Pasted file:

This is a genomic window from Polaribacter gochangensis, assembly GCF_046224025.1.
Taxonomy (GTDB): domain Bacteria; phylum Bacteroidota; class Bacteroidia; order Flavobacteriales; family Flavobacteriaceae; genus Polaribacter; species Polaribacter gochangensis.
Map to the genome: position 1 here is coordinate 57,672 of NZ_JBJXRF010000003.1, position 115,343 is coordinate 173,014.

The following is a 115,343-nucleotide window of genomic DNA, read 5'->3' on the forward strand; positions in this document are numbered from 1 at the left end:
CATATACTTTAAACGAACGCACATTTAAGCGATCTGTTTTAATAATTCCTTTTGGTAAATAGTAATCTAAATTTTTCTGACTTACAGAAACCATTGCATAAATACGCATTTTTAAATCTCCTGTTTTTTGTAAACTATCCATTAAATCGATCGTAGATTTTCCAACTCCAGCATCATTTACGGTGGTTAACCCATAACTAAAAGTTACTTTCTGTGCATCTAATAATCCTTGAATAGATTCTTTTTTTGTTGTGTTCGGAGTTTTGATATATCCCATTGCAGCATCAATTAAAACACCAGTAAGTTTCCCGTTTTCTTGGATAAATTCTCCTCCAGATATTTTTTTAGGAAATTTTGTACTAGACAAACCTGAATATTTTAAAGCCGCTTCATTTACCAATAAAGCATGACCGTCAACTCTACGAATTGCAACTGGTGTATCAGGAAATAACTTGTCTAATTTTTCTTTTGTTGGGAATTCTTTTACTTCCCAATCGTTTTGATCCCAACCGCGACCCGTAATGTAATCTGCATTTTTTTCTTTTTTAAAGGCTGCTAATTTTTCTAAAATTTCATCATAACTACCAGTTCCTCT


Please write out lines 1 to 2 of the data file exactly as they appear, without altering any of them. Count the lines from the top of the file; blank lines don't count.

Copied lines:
This is a genomic window from Polaribacter gochangensis, assembly GCF_046224025.1.
Taxonomy (GTDB): domain Bacteria; phylum Bacteroidota; class Bacteroidia; order Flavobacteriales; family Flavobacteriaceae; genus Polaribacter; species Polaribacter gochangensis.